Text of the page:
Check your gas tank. I have a fear of running out of gas. It’s rare that I let my gas tank get close to or under a quarter of a tank full. When I first got my car, my grandfather told me that it’s better for your engine if you don’t let your gas tank get to fully empty. The same is true for our mental gas tank. We can’t let our gas tanks reach empty and expect to have the steam to move forward in the time we expect. Eventually something’s gotta give, and it will. So keep an eye on your gas tank, and take the time to refill. Keep an eye on your mental state, and take time to balance. In both situations, it’s something that will never go to waste.
Roll the windows down and turn the music up. Whenever I know I’m going to be in the car for a long amount of time, I make sure that I’ve set up an upbeat playlist. Music influences your mood, and I make sure that the music I have on a long car ride is music that makes me want to do nothing but sing along at the top of my lungs. When I’m feeling down, sometimes it’s easy to get sucked into the sad song playing on three different radio stations; but that’s when you have to roll down the windows. Get the breeze right in your face as a wake up call. It’s easy to be sad, and it does take work to be happy and optimistic; but when you’re happy and singing, you’re letting in positive energy, and over time it becomes easier to be happy. Singing loudly will become natural, even if your singing voice may not be.
Admire the view. Understand that your original route may have had a beautiful view, but that you may not have seen it because you were so focused on following the directions. When you’re lost, you have to truly look around. Your senses are heightened through your natural survival mode being turned on. So while you’re looking at every road sign, don’t just look – take time to see. Maybe you won’t see breathtaking landscapes, but maybe you’ll see something else that acts as inspiration. Maybe it’ll be in the form of a young child playing in their front yard who has the zest for life that you may have lost over the years. Maybe it’ll be in seeing someone struggling, putting your life back into perspective and reminding you that you don’t really have it that bad. Or maybe it’ll be in seeing the single white feather fall in front of your windshield, confirming that there are higher powers that will always make sure you get to your destination safely and at the right time.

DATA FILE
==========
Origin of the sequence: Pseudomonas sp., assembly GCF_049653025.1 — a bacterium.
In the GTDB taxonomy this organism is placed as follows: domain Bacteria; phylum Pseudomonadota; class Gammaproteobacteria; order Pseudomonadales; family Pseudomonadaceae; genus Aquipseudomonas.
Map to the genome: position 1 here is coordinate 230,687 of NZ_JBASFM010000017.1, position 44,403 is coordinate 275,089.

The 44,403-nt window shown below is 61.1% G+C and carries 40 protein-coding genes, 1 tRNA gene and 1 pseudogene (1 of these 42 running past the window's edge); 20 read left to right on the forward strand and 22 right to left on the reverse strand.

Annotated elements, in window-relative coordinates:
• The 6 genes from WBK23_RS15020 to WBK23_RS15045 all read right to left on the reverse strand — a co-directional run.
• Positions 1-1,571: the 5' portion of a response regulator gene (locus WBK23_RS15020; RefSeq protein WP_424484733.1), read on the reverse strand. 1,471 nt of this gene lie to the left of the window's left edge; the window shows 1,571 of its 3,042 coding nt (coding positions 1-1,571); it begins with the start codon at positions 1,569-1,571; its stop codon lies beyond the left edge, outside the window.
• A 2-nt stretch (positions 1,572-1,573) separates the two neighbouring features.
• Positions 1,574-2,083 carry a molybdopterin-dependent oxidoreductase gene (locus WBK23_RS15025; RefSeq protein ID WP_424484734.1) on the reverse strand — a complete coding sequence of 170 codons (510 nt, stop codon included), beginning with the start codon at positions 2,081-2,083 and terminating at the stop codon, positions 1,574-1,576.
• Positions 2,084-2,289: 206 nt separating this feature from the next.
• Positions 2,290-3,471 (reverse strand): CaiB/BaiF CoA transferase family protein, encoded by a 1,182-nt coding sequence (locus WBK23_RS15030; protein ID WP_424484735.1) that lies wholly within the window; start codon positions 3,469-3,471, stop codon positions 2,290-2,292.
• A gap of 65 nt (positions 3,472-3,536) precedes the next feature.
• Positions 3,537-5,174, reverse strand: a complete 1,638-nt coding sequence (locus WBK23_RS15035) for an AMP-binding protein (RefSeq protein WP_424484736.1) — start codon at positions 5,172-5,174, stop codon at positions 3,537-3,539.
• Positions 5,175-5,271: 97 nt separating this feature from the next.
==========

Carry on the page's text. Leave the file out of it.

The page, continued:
Most importantly, always keep driving. Eventually every side street leads to a main road, and every main road allows another outlet to your location. But if you turn around every time you get lost, you’ll never know all the intersections that open your mind to new connections. So just keep pressing on steadfastly.
Once we let go of the notion that we have to know exactly where we’re going and exactly which roads to take to get there; that’s when we’ll finally hear the words, “You’ve reached your destination.”